Aquaculture rules and regulations await Town Meeting decisions
Mattapoisett — Selectmen are putting finishing touches on proposed aquaculture rules and regulations. But it’s Town Meeting that will make two big decisions on the future of aquaculture in town.
At a relatively non-contentious hearing Tuesday night, the Selectmen took comments and concerns on the proposed rules and discussed the Town Meeting articles.
One of the articles. led by resident George Randall, would prohibit aquaculture in Mattapoisett coastal waters.
A second, submitted by Selectmen, would ask the town to petition for a $175 increase in acreage fees.
Proposed aquaculture rules and regulations—specifically moratoriums, clear intentions from the applicants, and grandfathering—will be rewritten to eliminate broad wording before approval can be made by the Board of Selectmen at a later date. The oft-discussed one-fathom rule, which denies aquaculture in areas less than six feet deep at mean low tide, will also be taken into consideration before the regulations are approved.
Public hearings on the rules and regulations and the town’s Waterfront Management Plan have been ongoing since the summer.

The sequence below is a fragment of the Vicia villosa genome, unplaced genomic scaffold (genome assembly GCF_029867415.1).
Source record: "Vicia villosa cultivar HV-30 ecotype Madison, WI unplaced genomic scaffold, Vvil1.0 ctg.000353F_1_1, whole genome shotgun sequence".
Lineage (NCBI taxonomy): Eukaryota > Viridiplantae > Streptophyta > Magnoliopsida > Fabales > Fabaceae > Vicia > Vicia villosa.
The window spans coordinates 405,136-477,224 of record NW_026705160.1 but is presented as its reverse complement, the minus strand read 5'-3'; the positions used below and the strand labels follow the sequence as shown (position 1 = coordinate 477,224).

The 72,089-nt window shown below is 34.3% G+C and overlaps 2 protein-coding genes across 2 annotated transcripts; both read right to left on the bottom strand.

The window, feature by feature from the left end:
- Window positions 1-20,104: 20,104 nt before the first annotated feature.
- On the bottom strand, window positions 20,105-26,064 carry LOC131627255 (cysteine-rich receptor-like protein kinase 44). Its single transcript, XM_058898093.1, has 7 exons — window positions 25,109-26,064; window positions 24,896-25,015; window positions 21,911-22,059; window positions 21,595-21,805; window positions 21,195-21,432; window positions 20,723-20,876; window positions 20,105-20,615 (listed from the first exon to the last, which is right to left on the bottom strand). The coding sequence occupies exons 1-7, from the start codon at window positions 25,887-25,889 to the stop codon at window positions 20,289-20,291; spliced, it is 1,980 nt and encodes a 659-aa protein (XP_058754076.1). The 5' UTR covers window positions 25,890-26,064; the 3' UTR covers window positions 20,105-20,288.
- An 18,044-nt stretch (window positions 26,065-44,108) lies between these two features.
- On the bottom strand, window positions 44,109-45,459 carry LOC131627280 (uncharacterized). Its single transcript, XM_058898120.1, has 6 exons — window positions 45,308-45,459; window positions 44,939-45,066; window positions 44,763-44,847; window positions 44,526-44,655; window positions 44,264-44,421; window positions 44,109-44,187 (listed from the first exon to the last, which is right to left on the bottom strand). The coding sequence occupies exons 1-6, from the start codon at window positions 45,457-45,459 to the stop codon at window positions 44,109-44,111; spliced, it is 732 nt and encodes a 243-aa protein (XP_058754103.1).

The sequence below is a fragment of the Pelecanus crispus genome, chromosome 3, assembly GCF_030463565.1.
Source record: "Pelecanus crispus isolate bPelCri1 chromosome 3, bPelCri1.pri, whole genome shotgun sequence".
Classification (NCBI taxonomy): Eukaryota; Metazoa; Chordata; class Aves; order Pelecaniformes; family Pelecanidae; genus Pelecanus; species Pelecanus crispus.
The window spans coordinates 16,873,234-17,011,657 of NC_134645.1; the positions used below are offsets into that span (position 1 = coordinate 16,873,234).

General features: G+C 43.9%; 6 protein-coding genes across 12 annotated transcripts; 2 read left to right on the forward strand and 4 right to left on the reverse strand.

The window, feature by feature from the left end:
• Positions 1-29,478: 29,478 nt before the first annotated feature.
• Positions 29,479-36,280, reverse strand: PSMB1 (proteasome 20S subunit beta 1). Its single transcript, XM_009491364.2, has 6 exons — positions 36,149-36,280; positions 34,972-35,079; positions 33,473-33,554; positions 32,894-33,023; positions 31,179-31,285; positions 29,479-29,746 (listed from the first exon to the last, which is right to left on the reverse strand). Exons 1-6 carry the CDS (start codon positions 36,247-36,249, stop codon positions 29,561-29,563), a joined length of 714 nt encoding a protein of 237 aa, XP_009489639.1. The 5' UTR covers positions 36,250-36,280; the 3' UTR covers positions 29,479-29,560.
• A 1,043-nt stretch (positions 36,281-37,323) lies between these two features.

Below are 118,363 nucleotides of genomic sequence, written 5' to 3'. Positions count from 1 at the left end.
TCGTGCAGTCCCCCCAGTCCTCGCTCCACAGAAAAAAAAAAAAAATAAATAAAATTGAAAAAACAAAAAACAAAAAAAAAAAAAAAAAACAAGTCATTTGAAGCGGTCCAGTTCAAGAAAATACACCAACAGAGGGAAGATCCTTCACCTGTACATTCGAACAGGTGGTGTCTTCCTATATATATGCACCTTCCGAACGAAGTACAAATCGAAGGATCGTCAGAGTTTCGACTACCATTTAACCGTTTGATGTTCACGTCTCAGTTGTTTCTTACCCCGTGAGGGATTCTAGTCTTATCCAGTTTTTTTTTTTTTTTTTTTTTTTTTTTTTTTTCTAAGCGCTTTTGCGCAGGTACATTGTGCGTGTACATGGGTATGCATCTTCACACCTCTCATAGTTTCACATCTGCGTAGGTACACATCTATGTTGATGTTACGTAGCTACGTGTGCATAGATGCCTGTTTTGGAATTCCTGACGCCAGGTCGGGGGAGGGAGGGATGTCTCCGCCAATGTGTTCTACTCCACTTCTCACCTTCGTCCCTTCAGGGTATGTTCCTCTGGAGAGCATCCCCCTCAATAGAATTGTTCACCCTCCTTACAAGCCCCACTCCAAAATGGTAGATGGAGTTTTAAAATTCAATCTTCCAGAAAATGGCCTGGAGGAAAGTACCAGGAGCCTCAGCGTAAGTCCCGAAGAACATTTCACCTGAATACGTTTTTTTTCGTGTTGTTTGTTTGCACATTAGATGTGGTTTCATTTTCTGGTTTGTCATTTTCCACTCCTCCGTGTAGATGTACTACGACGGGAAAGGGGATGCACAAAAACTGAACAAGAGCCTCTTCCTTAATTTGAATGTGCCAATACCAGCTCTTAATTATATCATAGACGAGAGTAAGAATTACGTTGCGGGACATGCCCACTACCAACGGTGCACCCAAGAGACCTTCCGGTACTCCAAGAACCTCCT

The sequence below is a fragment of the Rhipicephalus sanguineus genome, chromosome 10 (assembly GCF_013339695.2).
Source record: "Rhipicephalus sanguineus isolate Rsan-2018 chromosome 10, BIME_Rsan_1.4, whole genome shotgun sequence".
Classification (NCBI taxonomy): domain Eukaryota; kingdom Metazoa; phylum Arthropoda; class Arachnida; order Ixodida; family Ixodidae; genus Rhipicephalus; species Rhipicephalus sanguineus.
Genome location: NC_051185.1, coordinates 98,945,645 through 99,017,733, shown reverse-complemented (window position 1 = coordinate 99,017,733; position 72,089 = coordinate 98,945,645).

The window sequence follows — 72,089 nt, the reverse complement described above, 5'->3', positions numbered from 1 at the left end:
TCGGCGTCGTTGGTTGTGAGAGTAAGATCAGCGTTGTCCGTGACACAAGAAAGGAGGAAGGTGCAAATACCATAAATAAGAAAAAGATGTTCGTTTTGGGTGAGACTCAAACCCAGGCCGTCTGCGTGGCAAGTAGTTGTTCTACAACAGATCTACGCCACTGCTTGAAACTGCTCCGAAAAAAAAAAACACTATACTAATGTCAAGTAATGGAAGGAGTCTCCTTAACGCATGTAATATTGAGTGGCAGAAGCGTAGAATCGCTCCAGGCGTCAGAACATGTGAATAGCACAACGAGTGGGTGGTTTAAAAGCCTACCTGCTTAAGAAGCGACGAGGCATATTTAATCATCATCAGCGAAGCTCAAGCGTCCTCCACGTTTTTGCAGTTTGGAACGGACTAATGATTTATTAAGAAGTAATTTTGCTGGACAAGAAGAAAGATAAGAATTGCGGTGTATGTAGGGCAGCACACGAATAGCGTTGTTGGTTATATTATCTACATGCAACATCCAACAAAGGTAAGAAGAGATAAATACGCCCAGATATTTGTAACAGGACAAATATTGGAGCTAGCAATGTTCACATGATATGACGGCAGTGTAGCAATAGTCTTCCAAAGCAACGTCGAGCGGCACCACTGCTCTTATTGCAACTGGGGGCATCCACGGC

Section 2.3 of the proposed rules state that the Board of Selectmen “can declare a moratorium on the granting of licenses at anytime when deemed appropriate and in the best interests of the town,” but does not state time periods or reasons as to why such an issue can be made.
Selectman Jordan Collyer said this is a “grey area,” as Massachusetts General Law allows the closing of a season for no more than three years but does not state whether the conditions apply to only commercial or recreational shell fishing.
This also brings up the issue of whether a town can implement an outright ban on aquaculture or not, as suggested by the Town Meeting article.
The intentions and benefits of future aquaculture licensees will also be rewritten into to the proposed rules and regulations.
The Board of Selectmen said applicants must provide the benefits of his or her operation as well as the means to the farms without interfering with private property.
“I don’t want people walking all over my property,” resident Bill Dumas said. “What if their markers or gear wash up on the shore? Who will take care of that?”
Selectman Tyler Macallister said property owners should notify the town.
“It’s not different than if a boat washed up on shore from a hurricane,” Macallister said. “You would not only work with the town, but the owner has well to get things taken care of.”
Third, the Board will rewrite grandfathering regulations, specifically toward expansions of existing operations and uniformity of markers of the property.
For now, the proposals will go through the changes discussed at the hearing.
“We’ve got some ‘wordsmithing’ to do,” Paul Silva said. “I’m hoping it will be done by the last meeting in November or the first one in December. I don’t see that there’s much disagreement other than the one-fathom rule.”